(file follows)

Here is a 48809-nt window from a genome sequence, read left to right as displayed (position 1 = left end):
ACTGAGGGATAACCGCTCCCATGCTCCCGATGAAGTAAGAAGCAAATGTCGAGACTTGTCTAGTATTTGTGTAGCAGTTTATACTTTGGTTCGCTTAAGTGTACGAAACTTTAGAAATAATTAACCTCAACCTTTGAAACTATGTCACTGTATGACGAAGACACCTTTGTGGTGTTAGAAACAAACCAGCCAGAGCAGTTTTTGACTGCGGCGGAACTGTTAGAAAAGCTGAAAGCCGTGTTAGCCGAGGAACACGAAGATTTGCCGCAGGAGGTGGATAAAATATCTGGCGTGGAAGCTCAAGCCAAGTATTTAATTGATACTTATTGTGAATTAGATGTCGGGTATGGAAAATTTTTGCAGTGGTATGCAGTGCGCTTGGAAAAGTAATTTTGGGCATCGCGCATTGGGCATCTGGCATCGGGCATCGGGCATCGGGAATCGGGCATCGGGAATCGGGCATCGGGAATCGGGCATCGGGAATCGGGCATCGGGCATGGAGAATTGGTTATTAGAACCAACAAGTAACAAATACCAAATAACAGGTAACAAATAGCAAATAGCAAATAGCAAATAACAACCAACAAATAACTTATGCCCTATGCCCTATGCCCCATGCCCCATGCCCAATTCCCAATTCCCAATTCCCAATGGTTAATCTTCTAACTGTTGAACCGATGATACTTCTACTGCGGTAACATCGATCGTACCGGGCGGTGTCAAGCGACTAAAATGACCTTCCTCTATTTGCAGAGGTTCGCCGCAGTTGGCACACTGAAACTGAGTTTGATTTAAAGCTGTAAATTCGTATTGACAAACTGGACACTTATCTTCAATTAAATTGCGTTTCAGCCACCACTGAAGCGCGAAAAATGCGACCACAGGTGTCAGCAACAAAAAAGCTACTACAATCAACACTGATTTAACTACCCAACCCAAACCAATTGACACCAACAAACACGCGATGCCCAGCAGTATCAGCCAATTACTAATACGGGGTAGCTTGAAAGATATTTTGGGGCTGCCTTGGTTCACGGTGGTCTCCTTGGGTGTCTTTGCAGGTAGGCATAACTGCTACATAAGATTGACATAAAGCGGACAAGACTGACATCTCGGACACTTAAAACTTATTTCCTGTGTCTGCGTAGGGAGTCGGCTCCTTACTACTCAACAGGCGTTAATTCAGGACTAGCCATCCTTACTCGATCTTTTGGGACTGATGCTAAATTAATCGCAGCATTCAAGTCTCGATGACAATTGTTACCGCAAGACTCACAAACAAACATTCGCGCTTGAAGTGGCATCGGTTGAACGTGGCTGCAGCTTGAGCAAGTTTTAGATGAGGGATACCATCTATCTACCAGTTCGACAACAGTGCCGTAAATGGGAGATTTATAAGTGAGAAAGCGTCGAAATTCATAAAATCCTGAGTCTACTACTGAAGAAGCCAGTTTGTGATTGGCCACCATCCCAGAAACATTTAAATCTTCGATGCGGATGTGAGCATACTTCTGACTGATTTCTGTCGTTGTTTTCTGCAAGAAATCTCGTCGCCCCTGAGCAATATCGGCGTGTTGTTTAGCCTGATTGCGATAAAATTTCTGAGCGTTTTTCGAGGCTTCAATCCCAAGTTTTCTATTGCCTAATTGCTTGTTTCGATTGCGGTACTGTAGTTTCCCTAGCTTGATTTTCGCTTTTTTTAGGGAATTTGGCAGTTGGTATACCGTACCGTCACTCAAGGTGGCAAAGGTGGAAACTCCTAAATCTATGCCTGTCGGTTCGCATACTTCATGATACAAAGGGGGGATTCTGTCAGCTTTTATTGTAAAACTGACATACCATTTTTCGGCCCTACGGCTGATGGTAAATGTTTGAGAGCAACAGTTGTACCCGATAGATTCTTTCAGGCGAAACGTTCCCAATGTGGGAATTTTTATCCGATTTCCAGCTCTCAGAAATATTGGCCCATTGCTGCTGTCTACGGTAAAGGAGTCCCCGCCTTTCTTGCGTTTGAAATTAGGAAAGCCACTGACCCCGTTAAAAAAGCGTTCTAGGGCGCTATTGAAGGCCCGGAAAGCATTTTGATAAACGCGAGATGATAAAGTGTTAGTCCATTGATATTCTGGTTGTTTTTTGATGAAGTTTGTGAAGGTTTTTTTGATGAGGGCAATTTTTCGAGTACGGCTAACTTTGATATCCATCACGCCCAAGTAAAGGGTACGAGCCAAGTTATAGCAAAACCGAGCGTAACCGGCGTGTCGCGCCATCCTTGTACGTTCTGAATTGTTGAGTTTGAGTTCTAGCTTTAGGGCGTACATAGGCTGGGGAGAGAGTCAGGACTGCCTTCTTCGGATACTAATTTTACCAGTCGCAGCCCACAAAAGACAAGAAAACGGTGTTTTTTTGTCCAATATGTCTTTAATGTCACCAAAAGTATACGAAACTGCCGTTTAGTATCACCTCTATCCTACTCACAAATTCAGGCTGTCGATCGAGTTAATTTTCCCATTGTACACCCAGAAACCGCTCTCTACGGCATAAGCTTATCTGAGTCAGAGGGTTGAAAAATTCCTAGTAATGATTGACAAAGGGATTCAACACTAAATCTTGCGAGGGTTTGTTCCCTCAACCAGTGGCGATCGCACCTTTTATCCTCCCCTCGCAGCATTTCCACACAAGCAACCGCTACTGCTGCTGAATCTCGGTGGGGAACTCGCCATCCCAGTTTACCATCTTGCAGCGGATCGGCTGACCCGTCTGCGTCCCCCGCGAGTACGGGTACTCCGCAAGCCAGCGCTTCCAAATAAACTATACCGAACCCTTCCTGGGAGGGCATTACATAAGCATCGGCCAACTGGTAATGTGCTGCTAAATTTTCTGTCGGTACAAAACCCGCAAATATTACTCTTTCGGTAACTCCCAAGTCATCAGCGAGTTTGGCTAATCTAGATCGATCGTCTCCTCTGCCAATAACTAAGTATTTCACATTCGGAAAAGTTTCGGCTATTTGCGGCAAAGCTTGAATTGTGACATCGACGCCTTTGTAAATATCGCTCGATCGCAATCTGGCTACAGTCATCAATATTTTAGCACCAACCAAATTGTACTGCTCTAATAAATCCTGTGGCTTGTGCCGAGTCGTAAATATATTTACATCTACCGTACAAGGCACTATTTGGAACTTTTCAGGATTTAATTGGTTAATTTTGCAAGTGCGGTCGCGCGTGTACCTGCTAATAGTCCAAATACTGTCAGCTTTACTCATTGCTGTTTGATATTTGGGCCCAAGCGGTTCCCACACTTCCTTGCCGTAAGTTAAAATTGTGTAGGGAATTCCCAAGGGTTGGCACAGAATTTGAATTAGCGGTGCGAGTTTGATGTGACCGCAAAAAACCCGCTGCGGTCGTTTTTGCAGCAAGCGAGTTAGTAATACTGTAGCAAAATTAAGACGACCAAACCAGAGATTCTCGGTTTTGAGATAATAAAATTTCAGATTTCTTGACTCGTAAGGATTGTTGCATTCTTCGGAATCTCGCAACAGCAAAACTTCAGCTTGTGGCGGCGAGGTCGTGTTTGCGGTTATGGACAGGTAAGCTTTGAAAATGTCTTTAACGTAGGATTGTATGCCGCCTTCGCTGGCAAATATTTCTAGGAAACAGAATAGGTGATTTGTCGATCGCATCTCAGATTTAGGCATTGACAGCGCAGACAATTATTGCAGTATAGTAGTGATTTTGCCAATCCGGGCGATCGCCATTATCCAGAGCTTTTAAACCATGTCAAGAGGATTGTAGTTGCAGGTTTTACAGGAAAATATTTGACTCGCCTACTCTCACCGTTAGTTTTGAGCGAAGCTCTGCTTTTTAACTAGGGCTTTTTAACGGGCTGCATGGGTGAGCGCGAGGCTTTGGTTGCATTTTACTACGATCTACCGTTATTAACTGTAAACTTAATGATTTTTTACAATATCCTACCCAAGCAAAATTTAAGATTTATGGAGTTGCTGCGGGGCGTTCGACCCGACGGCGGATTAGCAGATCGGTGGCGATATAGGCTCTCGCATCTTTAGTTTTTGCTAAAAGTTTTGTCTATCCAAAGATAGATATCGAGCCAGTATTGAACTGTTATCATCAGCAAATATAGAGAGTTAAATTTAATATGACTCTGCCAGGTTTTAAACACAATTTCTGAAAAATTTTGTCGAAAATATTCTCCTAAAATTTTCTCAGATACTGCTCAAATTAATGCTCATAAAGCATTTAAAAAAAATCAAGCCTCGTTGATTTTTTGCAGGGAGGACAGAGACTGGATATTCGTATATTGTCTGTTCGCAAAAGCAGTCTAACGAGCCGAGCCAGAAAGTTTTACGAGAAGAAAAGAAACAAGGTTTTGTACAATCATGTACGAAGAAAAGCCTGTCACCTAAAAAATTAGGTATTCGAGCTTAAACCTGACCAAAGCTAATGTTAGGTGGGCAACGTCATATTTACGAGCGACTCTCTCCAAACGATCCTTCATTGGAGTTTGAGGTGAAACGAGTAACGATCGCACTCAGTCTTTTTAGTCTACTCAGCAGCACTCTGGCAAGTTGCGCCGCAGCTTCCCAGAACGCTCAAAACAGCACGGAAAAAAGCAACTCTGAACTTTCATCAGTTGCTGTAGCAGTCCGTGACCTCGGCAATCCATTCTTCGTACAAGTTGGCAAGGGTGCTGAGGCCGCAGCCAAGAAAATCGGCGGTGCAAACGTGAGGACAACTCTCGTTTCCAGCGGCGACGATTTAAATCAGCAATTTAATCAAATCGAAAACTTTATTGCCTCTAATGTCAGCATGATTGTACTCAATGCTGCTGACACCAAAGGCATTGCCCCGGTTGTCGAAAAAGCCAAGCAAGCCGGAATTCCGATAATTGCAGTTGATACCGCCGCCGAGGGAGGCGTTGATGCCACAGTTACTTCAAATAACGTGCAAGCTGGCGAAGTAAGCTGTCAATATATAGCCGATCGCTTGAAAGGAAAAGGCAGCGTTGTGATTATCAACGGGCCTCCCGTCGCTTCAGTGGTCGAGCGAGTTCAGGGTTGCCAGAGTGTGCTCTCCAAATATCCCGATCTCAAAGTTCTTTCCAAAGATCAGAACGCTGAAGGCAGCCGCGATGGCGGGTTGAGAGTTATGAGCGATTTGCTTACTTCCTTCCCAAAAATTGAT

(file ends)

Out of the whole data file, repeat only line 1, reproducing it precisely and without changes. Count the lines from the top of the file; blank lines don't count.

Here is a 48809-nt window from a genome sequence, read left to right as displayed (position 1 = left end):